November 30, 2010 § Leave a comment
This past Wednesday night began with roasting a perfectly sweet, tart, and herby cranberry and hazelnut sauce for Thanksgiving. I got the inspiration here, and modified it until the recipe turned into my own.
Coat one pound of fresh cranberries in:
1 cup turbinado sugar
3 tablespoons walnut oil
pinch of salt
1 tablespoon fresh rosemary
1 teaspoon fresh sage
1 teaspoon fresh thyme
Roast the cranberries on a rimmed baking sheet in a hot oven (425 degrees) for about 7 minutes until the berries around the edge begin to split. While the cranberries are in the oven heat 1/4 cup red wine with 2 tablespoons of water in a little sauce pan until it boils. When the berries begin to split take the pan out of the oven and mix in the hot wine then return everything to the hot oven for another 10 or 15 minutes. Stir the mixture a couple of times checking to see when the berries turn into a beautiful syrupy sauce. Leave the oven on to toast the hazelnuts. The method for the hazelnuts is essentially the same as the cranberries.
Mix 1 cup of hazelnuts with 1 teaspoon each fresh rosemary, thyme, and sage in a rimmed baking sheet. Then heat 3 tablespoons of red wine and 3 tablespoons of turbinado sugar until the sugar melts and mix with the herbed nuts. Now heat the coated nut for just under 10 minutes in the hot oven. Keep the saucy cranberries and the toasted nuts separate until just before devouring the mixture.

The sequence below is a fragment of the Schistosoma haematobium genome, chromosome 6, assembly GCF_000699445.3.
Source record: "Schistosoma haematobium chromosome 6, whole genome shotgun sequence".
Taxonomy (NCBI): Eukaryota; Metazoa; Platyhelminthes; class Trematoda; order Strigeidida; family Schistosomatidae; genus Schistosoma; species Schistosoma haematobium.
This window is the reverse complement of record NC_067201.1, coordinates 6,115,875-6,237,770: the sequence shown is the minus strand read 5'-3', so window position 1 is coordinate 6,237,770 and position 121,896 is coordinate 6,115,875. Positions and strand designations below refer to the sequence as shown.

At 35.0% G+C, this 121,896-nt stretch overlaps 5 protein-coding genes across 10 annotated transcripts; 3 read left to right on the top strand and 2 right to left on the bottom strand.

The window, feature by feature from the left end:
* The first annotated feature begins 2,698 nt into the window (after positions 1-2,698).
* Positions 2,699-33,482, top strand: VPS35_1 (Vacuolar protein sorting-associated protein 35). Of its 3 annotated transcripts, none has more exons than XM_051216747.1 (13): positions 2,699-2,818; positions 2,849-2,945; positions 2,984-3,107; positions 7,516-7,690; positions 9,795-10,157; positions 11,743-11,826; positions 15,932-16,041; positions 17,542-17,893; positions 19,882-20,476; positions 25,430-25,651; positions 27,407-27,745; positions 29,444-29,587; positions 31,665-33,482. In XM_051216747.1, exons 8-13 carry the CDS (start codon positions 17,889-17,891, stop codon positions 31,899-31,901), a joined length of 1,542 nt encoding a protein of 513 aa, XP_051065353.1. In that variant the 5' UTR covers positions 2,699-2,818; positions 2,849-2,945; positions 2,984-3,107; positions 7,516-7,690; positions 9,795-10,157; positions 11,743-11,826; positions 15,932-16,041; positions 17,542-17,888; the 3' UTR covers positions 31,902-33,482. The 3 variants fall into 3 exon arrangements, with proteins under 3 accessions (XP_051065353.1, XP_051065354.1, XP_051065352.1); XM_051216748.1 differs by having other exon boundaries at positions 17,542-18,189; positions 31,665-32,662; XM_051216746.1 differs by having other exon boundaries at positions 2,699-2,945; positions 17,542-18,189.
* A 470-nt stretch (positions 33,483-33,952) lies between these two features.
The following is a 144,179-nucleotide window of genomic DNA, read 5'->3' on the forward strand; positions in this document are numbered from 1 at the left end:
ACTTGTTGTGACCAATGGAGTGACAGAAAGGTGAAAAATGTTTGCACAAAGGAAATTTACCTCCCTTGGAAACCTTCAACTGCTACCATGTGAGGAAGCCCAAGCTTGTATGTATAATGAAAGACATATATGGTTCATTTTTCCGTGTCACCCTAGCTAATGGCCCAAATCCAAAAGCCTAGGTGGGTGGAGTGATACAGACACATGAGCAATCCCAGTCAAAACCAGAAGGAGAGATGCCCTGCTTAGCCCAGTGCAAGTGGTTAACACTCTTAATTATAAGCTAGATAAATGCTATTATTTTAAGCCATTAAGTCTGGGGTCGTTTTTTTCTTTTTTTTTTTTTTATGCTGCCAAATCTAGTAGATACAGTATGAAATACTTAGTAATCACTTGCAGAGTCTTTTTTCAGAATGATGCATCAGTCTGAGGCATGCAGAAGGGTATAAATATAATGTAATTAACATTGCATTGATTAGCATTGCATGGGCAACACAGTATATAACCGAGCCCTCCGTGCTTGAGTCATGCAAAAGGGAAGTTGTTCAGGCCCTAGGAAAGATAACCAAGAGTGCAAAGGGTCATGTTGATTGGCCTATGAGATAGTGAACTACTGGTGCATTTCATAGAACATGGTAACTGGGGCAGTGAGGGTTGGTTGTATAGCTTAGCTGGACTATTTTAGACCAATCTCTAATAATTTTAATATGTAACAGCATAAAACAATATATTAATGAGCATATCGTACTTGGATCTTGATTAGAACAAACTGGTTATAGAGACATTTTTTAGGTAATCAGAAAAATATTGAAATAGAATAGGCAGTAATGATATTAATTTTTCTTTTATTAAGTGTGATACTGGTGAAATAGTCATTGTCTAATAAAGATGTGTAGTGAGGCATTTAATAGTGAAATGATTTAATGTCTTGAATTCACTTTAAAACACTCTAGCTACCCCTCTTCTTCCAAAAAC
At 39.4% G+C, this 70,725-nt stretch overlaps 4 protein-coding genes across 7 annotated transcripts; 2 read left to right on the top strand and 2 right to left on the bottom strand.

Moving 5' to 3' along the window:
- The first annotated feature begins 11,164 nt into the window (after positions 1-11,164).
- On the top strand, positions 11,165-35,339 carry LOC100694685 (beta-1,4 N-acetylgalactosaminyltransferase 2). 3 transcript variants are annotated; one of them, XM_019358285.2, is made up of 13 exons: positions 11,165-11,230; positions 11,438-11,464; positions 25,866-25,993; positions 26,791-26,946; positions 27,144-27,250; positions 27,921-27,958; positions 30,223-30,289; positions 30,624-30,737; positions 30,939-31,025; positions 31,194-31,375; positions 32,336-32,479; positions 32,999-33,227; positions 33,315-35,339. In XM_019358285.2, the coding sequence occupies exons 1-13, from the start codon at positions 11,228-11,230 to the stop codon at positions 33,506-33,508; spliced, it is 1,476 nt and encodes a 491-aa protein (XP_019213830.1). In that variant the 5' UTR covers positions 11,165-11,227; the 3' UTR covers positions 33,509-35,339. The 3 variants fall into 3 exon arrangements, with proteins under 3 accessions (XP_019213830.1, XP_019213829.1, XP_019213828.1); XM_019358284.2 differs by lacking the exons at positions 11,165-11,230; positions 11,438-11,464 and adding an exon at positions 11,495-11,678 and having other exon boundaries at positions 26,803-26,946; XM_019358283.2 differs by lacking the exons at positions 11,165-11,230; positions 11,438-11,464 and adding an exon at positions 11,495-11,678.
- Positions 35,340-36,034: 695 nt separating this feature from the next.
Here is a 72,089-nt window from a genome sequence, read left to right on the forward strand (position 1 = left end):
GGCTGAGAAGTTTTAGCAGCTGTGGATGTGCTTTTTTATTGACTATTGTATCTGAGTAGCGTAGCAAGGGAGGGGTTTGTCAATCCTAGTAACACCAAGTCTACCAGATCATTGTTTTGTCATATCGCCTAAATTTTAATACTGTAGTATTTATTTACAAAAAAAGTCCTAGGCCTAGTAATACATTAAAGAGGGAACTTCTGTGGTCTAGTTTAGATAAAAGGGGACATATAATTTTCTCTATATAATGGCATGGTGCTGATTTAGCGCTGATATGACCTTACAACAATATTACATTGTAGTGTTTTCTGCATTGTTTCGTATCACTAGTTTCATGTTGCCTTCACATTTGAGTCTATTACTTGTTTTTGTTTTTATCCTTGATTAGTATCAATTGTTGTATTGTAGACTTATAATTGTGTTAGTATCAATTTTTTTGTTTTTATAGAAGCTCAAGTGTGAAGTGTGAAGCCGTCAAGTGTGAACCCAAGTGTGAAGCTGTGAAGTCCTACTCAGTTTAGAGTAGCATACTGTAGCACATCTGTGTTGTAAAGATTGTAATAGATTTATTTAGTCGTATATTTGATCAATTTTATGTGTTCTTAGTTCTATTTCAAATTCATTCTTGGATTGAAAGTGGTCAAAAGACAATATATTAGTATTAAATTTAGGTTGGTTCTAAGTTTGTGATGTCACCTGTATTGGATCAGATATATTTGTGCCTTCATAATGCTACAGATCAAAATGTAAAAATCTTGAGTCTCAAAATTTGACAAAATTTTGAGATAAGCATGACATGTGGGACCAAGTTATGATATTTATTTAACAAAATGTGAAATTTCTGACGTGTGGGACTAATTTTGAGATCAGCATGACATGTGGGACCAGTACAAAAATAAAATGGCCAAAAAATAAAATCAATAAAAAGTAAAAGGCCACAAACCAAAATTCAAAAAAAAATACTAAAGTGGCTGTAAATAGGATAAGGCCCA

October 10, 2010 § Leave a comment
Almonds have the greatest ability to be delicious in so many forms. Toasted almonds add the greatest nutty crunch to salads and soups. Whereas raw almonds are milky and smooth. The creamy texture of raw almonds has forced me to dream of making my own almond milk, and from what I gather, the process is not all that daunting. Before any other almond fantasies could come true, I assembled a peppercorn poached pear and almond tart with an almond crust. Unfortunately, my favorite part was the subtly spiced perfectly tender Bartlette Pears from Barnards Orchards.
And by no means is it an unfortunate thing to have discovered my new adoration and curiosity of pear poaching, though the tart itself was just not worth the hours of effort. But my tummy is telling me that there is still hope, and that the next variation will be magnificent. In any case, it was a gorgeous little experiment, and I am already planning my future pear poaching and almond pasting. No more canned almond paste. From now on I will listen to my gut and make the almond paste with butter and sugar, only the best for my tarts. For the pears I am envisioning the use of honey, ginger, cinnamon sticks, and maybe even some savory pears with thyme poached in a smoked sugar from Northbrook Marketplace. Only the future can tell.
4 cups water
1 1/4 cups Demerara Sugar
4 Bartlette Pears (Boscs were not ready yet, but are preferable) peeled, seeded, quartered
20 peppercorns (give or take)
1 Vanilla bean
Heat the water and sugar together in a large sauce pan until the sugar dissolves. Check on it every couple minutes and stir frequently. Once the sugar has dissolved add the peppercorns and vanilla or any flavorings suited to your taste buds. Add the pears in a layer. Keep the water boiling very lightly and try to be sure that they stay mostly submerged by pushing them down with the back of a wooden spoon every so often, or construct a pear poaching parchment paper tool found here. They will take about 20 minutes to become soft. Once they have become nice and delicate like butter they are poached. Remove them from the heat and allow them too cool until they are needed.